“We’re told God made Adam and then Eve. So far as I can see he left it to them to work out the details.”
“What about the Torah?”
“It has a lot of rules. Over six hundred of them.”
“Well, I violated the rules. I got myself knocked-up.”
“You want to evade that?”
“Evade it? Excuse me, but it’s too late for that.”
“Remember your Shakespeare? Hamlet and Lear and Othello are caught in their tragedies. No matter what they do, they’re ensnared. Why should we suppose we aren’t like them. . . even, if you’ll excuse me, the stupid sluts?”
“So I’m supposed to just accept it?”
“I’m very sorry to tell you it makes no difference whether you accept it or not.” The rabbi got to his feet. “Would you pardon me for just a minute?”
“I’ll be right back. Promise.”
He closed the study door behind him and went to the kitchen. Before his wife could ask anything he said:
“Quick. Have we got any oranges?”
She looked at him, puzzled. “Yes?”
“Good. Cut one up and give me the seeds. The pips. I’ll be right back.” Then he dashed out into the yard.
Moments later he was back in his study.
“Helen, can we agree to leave God out of it and just consider what’s best for all the people involved?”
“A funny thing for a rabbi to say.”
“Maybe I’m a funny rabbi. Just the people, then?”
“All of them?”
“Do you think the embryo inside you is a person?”
“That’s what I argued against in forensics last month. I don’t know if I really believe it.”
The rabbi laid four pips on the desk. “Can you squeeze any juice from these orange seeds?”
“Of course not.”
“Can you sit in the shade of this acorn?”
The girl began to cry. “But the oak’s in the acorn. I mean the acorn could become an oak.”
“You’re right, Helen. That it can become an oak is the most important thing about an acorn. We give up many futures every day, child. That’s often tragic, but it’s not unusual. It’s human enough. What is not human, what is not forgivable, is that we shouldn’t regret them.
To his distress, our rabbi was asked to participate in a university symposium. The Provost’s invitation said he would be on a panel discussing a question of doctrine before an audience. It was to be the first in a series jointly sponsored by the Religious Studies and Philosophy departments. The rabbi would have liked to decline but his wife wouldn’t hear of it.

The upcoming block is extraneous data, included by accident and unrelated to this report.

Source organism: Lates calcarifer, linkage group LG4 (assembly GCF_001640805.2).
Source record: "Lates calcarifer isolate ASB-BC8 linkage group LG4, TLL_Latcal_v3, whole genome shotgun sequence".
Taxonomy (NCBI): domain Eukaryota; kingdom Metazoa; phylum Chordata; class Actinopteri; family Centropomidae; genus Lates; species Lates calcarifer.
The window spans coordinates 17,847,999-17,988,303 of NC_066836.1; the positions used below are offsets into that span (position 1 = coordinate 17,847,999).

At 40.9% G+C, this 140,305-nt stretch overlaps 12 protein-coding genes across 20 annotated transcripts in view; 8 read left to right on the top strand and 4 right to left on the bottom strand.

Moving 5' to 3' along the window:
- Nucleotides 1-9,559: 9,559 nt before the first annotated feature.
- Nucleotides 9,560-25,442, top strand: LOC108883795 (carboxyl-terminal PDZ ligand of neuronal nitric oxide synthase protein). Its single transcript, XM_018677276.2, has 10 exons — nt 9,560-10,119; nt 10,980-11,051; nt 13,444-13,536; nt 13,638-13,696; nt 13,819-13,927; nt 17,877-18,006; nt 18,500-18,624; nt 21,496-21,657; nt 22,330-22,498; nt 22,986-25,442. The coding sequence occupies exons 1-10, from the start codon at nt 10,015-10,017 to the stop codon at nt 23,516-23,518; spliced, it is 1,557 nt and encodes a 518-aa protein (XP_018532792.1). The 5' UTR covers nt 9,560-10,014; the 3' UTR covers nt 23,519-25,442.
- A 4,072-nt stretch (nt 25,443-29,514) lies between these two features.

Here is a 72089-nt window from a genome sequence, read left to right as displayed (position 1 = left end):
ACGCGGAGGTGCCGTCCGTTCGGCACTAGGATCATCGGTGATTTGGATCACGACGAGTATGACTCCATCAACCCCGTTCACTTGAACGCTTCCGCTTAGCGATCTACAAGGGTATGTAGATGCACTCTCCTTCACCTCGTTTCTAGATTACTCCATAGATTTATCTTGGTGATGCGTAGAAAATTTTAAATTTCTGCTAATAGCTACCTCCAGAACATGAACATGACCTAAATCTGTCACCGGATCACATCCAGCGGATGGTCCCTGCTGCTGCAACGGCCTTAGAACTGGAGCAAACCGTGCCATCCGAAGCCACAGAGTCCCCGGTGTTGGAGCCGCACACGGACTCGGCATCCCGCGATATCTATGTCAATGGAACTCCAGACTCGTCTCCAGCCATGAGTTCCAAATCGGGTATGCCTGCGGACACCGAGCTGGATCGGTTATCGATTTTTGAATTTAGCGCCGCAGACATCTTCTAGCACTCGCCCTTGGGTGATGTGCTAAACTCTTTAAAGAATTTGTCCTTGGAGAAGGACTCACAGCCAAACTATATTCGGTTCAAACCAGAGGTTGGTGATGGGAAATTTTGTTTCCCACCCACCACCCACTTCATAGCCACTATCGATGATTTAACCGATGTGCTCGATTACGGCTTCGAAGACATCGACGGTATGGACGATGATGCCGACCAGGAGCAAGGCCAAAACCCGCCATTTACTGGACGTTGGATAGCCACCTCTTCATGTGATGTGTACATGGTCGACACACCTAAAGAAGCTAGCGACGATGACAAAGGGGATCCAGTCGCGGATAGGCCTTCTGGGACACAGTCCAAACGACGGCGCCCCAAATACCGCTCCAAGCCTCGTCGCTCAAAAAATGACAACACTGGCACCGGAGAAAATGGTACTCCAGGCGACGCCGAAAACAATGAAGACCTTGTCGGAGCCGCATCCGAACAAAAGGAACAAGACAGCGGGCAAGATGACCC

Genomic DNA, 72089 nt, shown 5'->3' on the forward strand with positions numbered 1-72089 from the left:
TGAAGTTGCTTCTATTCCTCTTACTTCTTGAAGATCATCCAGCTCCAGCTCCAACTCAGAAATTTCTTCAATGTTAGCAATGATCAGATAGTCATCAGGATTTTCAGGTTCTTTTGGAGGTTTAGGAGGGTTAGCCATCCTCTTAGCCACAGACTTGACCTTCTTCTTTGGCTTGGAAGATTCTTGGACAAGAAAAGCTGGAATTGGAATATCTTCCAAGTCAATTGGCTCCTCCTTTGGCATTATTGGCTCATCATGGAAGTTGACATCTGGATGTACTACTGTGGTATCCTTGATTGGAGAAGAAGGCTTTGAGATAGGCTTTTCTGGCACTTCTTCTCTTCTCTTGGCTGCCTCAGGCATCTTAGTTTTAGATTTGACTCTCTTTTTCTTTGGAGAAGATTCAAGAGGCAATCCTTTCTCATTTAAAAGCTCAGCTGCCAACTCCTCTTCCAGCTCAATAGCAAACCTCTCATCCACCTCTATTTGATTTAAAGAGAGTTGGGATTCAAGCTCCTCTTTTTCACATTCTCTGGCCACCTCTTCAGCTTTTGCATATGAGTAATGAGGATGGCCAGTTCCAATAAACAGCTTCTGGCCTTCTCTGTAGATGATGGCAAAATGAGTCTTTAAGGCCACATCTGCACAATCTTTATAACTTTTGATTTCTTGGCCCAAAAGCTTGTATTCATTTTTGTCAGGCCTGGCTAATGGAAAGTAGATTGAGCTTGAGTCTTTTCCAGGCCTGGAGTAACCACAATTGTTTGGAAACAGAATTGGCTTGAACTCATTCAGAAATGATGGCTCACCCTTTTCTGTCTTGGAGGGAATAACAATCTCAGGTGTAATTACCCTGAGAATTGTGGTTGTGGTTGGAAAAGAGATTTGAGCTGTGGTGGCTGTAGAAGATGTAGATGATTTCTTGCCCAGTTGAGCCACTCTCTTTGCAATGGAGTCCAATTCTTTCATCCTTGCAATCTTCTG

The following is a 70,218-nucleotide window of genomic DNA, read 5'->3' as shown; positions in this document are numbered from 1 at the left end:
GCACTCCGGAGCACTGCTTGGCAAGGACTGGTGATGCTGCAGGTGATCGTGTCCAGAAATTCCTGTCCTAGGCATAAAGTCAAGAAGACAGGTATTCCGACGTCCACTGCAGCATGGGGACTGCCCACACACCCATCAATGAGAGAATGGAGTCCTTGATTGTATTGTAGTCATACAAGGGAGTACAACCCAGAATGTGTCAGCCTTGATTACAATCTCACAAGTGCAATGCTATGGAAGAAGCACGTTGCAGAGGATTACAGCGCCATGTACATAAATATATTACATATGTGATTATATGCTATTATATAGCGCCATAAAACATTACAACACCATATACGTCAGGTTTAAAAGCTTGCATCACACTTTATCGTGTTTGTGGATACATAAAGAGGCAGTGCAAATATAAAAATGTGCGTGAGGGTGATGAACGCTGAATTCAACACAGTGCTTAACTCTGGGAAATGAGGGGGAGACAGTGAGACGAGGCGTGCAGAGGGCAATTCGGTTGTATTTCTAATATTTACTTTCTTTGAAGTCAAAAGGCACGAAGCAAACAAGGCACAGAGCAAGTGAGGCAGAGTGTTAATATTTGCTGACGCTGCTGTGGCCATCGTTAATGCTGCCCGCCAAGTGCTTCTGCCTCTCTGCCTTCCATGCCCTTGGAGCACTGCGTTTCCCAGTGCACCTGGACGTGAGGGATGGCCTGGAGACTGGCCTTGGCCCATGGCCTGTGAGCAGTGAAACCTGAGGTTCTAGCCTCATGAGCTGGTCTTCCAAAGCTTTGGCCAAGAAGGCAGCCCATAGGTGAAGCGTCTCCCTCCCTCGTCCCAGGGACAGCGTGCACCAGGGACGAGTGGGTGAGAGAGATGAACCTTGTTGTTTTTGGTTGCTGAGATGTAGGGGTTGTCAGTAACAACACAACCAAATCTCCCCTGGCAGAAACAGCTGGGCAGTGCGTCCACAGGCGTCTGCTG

“But, my dear, don’t you understand? I’m supposed to discuss doctrine in front of an audience and at the university. Am I an expert that I should sit on such a panel?”
His wife considered him silently before delivering one of her crisp non-sequiturs. “And how many students did Akiba have?”
“Akiba ended badly,” grumbled the rabbi.
She pointed a correcting finger at him. “Not badly. Nobly.”
The subject was idol-worship. The first expert, both a rabbi and an historian, read a prepared text. Erudite and comprehensive, he began with the Islamic tale of the child Abraham taking a hammer to the statues in his father Terah’s idol shop, then proceeded to the disgrace of the Golden Calf, through the Hellenic conversions and the Maccabees’ resistance, and wound up with sledge-wielding Protestants shattering the images of saints and martyrs.
A seminary scholar expounded next, for about twenty minutes. He began by concurring with the former speaker’s implication that idol-worship is a form of polytheism. However, he wished to stress the broader significance of idol-worship, what he called “its figurative and limitless meaning.” Money, he observed, could be an idol, or the state, heroes and even automobiles. Popularity was often an idol, indeed all the varieties of vanity. In sum, it was his view that the definitive gesture of idol-worship was the elevating of worldly goods above spiritual ones.